The Augurs of Rome: Birds Predicting The Will Of The Gods

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Tomb of the augurs. Tarquinia, Italia. (circa 530 BC) (Public Domain)

The Augurs of Rome: Birds Predicting The Will Of The Gods

Cycles of nature were at the core of the ancient practice of divination to decipher the will of the gods. Many different methods of divination were practiced in antiquity, such as dream interpretations (oneiromancy), interpreting the entrails of slaughtered animals (haruspicy), and augury (ornithomancy) which interprets the movements and activities of birds. Augury in particular became famously influential in the Roman empire.

The belief that the flight of birds may provide clues as to the will of the gods, seems to have prevailed among many ancient cultures. Birds represent many of the most powerful gods and goddesses in the ancient world. In ancient Egypt, the ibis was venerated as a symbol of the god Thoth, the god of writing, magic, wisdom and the moon. In ancient Mesopotamia, doves were very prominent as symbols of Inanna, the Queen of Heaven, and in the ancient Levant, doves were used as symbols for the Canaanite mother goddess Asherah. Birds have also been seen as spirit messengers of the gods. In Norse mythology, the twin ravens Hugin and Munin whispered news into the ear of the god Odin. During the Inca and Tiwanaku empires of South America, birds were depicted as the animals able to cross the boundaries between the earthly realm and the underworld. In the Etruscan and Roman religions, priests were involved in the practice of augury, interpreting the activities of birds to foretell events.

Odin the Allfather with the twin ravens Hugin and Munin. (Public Domain)

Odin the Allfather with the twin ravens Hugin and Munin. (Public Domain)

Augury in History

The practice of augury has been reported even before the Roman Empire, throughout the Anatolian peninsula and elsewhere along or near the eastern Mediterranean. Some of the earliest writings about this method of divination derive from the ancient Hittites more than a few millennia before Pliny (23–79 AD). Homer's Iliad, book 8, describes an event where an eagle was sighted grabbing a small fawn which was dedicated to Zeus as a sacrifice, and interpreted as a sign to inspire courage among the Greek warriors. However, it was the Romans that later streamlined the practice of augury into a complete system, governing it by fixed rules, and passing it down from generation to generation. In fact, much of what is known about augury in the classical world comes from the writings of the ancient Romans.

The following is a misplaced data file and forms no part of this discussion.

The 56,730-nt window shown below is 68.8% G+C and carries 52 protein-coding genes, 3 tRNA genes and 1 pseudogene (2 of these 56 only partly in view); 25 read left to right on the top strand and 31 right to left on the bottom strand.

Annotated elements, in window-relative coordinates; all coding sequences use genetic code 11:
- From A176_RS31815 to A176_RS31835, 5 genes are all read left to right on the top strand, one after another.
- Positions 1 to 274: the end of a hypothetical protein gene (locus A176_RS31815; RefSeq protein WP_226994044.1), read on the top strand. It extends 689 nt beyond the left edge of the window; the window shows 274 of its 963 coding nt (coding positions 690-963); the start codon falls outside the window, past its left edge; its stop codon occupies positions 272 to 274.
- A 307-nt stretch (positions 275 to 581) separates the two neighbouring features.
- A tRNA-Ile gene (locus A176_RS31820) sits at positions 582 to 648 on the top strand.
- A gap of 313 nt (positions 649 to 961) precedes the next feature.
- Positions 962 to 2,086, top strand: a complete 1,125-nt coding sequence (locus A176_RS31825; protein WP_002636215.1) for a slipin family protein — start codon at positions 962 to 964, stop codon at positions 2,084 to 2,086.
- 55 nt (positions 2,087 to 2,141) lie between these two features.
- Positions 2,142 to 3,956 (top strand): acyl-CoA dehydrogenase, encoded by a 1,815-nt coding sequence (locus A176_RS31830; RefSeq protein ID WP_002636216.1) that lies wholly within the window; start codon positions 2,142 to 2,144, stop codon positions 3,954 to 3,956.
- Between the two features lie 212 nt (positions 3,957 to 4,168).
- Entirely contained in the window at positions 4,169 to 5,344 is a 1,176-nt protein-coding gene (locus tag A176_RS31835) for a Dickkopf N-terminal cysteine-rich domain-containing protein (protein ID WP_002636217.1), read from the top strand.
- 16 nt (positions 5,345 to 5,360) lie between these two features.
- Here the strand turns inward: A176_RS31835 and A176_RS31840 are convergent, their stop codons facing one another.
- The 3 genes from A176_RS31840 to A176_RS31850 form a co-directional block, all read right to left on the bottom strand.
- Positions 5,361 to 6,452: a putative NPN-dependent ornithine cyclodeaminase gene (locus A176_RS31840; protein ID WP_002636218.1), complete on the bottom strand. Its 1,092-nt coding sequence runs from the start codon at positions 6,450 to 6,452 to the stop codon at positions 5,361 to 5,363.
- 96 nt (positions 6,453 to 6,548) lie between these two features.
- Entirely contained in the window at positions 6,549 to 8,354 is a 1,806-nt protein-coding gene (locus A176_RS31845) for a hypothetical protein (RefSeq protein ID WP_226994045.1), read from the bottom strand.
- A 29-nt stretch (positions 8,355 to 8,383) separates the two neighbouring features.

In ancient Rome, augurs were members of a religious college whose duty it was to observe and interpret the signs, or auspices, sent by the gods to express their approval or disapproval of any proposed undertaking. The college's early history is credited to Romulus or Numa Pompilius for its foundation. The office of the augur was granted only to persons of distinguished merit and was greatly sought after because of its political significance. Although Tarquin later doubled this number, the college had only four members in 300 BC with two places vacant. In the same year, the Ogulnian law increased that number to nine, adding five plebeian members to the four patrician members. In Sulla's time, there were 15 augurs until it was increased by Julius Caesar. That number continued in imperial times, and the college itself existed as late as the fourth century AD. Augurs often held other posts outside the priesthood— for example, Cicero, the famous orator and senator, was later also appointed an augur.

Auguring the Foundation of Rome

The Roman historian Livy stressed the importance of the augurs when he says: Auspiciis hanc urbem conditam esse, auspiciis bello ac pace, domo militiaeque omnia geri, quis est, qui ignoret? ("Who does not know that this city was founded after taking the auspices, that everything in war and peace, at home and abroad, was done after taking the auspices?")

Aeneas and his Companions Fighting the Harpies by Francois Perrier (before 1650) (Public Domain)

Livy was right. Rome was founded after the twins Romulus and Remus took the auspices. Romulus and Remus are said to have been the direct descendants of Aeneas, whose fate-driven exploits are mentioned by Virgil in the Aeneid. Romulus and Remus were related to Aeneas through their mother's father, Numitor, the king of Alba Longa, an ancient town of Latium in central Italy. Before the birth of Romulus and Remus, the reign of Numitor was usurped by his younger brother Amulius. Amulius inherited control of Alba Longa's treasury that helped him to dethrone Numitor and become king. In order to avoid any potential disturbance in his rule, Amulius killed the male heirs of Nimitor and forced Nimitor’s daughter Rhea Silvia to become a Vestal Virgin.

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